New Orleans, with its rich history and lots of tourist-friendly attractions, is a perfect setting for a horror movie – especially if it has anything to do with voodoo – but the last decade has seen it more and more as a backdrop for films that use it either for dramatic tension – to highlight
Extreme horror is an interesting subset within the wider genre of scary movies as a whole. For some, it is a wholly unapproachable category to be whispered of but avoided. To other gorehounds, rattling off the specific films you’ve seen can function something like a badge of courage for what you’ve endured and come out
There are movies that are sometimes too much even for the seasoned horror fan – for the 2012 version of myself, one such movie was the remake of William Lustig’s Maniac starring Elijah Wood, one that felt so downright evil that it seemed like a snuff film. It took me 8 and a half years
When Norman Graysmith is invited into the home of an aspiring serial killer, Aidan Mendle to be exact, he believes he has the subject for a career defining documentary. However, the documentary crew soon learn of a few crucial issues with the production. Notably, the professed murderer has yet to take a life. Under the
Shot in the Dark is the directorial debut of Keene McRae. Co-written by Kristoffer McMillan and Lane Thomas, it should be noted that all three also perform roles in the film. Perhaps most notably, McMillan takes on the lead role as William Langston. Will has abandoned his small town roots for the glamorous life of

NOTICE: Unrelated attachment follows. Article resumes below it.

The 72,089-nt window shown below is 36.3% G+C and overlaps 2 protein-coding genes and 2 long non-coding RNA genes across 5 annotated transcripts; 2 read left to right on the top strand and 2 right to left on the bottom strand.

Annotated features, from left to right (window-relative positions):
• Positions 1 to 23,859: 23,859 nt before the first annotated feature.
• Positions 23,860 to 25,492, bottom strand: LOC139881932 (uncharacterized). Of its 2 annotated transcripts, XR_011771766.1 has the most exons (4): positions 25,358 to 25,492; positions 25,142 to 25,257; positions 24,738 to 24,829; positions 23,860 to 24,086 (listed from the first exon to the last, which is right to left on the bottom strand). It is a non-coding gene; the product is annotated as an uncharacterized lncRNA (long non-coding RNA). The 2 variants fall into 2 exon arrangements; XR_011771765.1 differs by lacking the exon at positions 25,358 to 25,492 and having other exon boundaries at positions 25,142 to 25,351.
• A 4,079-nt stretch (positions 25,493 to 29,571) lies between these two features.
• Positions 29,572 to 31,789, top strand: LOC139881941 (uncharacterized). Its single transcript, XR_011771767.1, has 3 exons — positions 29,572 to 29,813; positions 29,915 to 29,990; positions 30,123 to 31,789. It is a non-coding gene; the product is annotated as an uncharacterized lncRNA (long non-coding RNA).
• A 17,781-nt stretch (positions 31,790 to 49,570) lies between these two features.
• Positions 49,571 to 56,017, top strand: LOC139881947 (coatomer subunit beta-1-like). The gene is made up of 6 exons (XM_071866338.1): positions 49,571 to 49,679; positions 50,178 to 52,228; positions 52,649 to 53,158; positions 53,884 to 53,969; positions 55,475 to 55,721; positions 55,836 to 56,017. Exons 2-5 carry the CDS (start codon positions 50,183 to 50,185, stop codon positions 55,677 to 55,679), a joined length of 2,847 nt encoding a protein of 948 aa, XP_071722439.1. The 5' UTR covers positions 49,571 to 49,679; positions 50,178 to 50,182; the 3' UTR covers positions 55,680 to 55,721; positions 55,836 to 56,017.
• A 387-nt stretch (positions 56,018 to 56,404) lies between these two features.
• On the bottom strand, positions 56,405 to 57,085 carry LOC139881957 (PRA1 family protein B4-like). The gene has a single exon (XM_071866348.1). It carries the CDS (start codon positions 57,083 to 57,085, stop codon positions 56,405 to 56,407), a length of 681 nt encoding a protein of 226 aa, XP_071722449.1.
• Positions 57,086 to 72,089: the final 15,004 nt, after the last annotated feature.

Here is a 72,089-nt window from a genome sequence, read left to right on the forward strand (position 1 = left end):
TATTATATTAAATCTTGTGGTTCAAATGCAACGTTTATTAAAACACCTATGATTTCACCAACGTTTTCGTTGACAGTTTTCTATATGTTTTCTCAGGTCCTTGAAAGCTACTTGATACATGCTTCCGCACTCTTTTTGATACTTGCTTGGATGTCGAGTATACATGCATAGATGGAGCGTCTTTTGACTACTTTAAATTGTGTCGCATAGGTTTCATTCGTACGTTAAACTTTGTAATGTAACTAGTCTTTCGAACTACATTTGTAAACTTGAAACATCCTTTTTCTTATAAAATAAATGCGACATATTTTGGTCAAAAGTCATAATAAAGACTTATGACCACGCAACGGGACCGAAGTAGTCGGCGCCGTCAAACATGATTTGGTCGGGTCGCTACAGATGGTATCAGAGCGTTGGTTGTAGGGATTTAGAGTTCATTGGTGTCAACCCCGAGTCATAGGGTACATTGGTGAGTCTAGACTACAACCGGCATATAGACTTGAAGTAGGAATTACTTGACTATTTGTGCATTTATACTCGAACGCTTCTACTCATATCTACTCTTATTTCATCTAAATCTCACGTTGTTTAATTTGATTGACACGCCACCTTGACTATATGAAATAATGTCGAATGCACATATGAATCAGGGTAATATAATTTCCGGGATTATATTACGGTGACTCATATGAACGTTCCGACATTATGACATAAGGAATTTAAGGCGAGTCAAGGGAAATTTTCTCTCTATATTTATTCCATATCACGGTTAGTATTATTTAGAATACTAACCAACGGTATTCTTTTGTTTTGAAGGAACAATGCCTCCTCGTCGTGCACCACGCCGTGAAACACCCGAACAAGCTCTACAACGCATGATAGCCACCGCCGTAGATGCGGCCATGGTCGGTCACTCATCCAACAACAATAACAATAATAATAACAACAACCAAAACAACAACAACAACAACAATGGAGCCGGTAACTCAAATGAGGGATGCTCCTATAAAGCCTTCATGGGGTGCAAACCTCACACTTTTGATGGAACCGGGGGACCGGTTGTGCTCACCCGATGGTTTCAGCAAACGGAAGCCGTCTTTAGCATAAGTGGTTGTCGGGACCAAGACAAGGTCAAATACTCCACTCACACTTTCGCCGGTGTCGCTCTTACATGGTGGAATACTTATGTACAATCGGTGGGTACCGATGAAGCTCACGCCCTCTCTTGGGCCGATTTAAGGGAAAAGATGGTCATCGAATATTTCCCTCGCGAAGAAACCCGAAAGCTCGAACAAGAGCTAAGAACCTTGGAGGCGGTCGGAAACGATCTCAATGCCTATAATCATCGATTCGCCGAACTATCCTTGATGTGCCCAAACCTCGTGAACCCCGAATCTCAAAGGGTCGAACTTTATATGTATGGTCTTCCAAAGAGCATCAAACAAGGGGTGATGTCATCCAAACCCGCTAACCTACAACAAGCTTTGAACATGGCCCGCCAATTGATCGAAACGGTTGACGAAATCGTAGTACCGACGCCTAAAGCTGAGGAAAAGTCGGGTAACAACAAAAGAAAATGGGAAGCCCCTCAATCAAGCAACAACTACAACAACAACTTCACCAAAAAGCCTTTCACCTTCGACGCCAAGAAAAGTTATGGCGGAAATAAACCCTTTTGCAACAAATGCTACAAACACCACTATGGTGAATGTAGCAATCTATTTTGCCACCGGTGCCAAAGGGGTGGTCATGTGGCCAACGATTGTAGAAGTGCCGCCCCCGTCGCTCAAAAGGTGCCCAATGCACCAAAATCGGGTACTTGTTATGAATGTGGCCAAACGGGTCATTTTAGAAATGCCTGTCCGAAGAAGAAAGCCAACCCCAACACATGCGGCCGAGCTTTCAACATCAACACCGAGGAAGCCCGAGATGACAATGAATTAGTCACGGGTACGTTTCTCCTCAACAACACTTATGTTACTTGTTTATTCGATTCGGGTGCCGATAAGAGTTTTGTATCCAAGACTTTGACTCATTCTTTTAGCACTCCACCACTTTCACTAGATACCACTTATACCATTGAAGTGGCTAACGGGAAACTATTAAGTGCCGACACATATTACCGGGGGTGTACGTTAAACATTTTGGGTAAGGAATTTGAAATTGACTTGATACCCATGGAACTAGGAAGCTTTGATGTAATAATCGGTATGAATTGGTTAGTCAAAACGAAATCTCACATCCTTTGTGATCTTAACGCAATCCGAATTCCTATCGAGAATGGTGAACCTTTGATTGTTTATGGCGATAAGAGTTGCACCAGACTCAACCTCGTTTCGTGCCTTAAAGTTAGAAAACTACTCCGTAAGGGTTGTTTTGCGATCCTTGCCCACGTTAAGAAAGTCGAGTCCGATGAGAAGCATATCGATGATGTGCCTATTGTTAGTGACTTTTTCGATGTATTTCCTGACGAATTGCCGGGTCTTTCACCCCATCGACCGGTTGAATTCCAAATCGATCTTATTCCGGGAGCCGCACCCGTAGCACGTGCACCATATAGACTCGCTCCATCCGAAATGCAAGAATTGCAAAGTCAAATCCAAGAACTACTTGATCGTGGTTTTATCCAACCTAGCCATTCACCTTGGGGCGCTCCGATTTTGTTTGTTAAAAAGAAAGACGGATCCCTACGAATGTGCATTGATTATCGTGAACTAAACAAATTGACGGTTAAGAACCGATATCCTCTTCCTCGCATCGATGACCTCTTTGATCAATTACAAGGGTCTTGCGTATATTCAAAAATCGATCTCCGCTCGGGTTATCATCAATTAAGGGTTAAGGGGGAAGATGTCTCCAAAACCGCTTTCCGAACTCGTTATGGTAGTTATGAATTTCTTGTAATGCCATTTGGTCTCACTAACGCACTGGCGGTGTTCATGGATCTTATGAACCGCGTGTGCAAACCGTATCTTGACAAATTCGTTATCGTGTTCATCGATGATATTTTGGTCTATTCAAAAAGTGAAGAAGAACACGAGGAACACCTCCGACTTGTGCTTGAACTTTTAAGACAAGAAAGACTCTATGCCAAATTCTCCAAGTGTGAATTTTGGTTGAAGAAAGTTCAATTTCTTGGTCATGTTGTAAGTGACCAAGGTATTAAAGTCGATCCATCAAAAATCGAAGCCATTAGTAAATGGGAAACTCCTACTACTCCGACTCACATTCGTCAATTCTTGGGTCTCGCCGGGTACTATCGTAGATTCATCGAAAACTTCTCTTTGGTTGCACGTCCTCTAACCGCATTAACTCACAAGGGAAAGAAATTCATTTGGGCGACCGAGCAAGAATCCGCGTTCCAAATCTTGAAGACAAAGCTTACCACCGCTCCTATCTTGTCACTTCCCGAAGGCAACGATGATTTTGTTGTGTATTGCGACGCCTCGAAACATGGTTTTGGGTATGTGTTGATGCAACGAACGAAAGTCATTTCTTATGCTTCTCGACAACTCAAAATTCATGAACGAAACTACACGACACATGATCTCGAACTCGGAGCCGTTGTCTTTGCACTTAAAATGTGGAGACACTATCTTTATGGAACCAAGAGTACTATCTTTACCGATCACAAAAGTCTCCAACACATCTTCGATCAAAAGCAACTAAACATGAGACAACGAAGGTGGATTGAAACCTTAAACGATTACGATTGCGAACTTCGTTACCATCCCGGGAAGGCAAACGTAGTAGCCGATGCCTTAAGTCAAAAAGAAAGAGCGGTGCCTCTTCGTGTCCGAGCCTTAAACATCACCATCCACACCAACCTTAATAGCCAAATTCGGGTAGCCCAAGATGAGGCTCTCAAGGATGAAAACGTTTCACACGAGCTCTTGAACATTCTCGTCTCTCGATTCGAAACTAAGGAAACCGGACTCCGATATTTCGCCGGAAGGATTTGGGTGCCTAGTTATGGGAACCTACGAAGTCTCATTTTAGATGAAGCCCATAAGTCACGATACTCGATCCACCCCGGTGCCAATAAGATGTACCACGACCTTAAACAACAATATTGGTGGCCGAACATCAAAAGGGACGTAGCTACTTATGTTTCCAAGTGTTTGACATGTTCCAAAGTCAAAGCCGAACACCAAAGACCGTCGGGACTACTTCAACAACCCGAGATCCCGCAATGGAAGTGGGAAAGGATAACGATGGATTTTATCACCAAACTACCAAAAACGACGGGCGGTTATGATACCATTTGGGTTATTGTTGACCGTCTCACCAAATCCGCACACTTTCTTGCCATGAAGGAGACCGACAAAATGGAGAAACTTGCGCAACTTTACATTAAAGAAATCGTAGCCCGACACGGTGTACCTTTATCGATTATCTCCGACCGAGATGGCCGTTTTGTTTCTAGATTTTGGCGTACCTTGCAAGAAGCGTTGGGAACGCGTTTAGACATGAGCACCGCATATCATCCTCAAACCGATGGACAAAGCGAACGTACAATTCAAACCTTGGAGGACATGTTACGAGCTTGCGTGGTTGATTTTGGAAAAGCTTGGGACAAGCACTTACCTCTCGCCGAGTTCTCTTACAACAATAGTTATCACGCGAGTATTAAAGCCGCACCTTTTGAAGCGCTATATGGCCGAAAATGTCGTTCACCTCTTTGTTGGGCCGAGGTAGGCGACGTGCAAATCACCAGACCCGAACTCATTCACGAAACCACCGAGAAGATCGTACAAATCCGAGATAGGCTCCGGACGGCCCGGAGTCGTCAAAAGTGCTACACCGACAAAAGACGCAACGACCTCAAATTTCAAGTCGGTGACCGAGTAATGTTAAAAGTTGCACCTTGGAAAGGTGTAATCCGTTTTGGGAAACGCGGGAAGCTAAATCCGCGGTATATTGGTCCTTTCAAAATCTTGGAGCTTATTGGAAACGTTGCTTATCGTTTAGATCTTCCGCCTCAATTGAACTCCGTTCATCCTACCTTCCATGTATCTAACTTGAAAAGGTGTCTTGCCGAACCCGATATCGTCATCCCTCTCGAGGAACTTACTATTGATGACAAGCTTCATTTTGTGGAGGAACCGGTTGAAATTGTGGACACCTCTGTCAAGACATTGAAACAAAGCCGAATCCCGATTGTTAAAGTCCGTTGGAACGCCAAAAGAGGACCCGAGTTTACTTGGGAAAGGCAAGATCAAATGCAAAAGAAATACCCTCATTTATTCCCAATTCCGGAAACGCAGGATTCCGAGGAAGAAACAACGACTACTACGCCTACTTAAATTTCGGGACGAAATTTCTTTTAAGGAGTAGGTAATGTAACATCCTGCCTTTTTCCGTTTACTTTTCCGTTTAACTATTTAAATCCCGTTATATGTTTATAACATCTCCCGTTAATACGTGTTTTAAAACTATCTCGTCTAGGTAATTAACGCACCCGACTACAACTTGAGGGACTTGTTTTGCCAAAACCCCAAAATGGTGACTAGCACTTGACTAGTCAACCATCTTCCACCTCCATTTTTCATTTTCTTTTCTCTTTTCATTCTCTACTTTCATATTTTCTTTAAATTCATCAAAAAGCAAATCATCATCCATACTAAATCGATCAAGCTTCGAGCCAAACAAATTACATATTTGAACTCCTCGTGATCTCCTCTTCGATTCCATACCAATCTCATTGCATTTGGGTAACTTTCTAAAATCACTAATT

“Wendy Alden, a young secretary in Portland lacking in self-confidence, becomes victim of a savage killer who has claimed the lives of a number of other women. Somehow, Wendy finds the resources of courage to fight back and escape” Steeped in a love of true crime, Shiver, aka Skin Collector, presents the familiar structure of
South Korean cinema has carved out an incredible niche releasing thrillers tinged with a deliciously dark tone. From brutal revenge-fueled classics like Old Boy to soul-destroying crime thrillers often focused on serial killers like I Saw the Devil, these films have made a noticed and beloved impact on the genre that is here to stay.
Proposing itself as an intimate look at a killer, Eri’s Murder Diary caught my attention among the many titles at Japan Film Fest Hamburg. Directed by newcomer Koji Degura, I was excited to take a deep dive into the mind of a killer and see what I would find. What Is It About? Looking to
In this short article, I want to write something about Kiyoshi Kurosawa’s Cure (1997). Yet, I do not want to present a common review, but I want to offer a somewhat more poetic piece on the rather scandalous truth of Kiyoshi’s mystery-horror masterpiece. Cure follows detective Kenichi Takabe (Koji Yakusho) as he is tasked to
The Forest of Love is Japanese psychological horror and crime drama from the eminently brilliant director Sion Sono. The Japanese filmmaker is exceptional at depicting the drama of stranger facets to life, conveying dark poetry from said drama. This film follows a psychopath, who is based on a real life serial killer Futoshi Matsunaga, as he seduces, manipulates, terrorizes and coerces various impressionable people into his absolute control.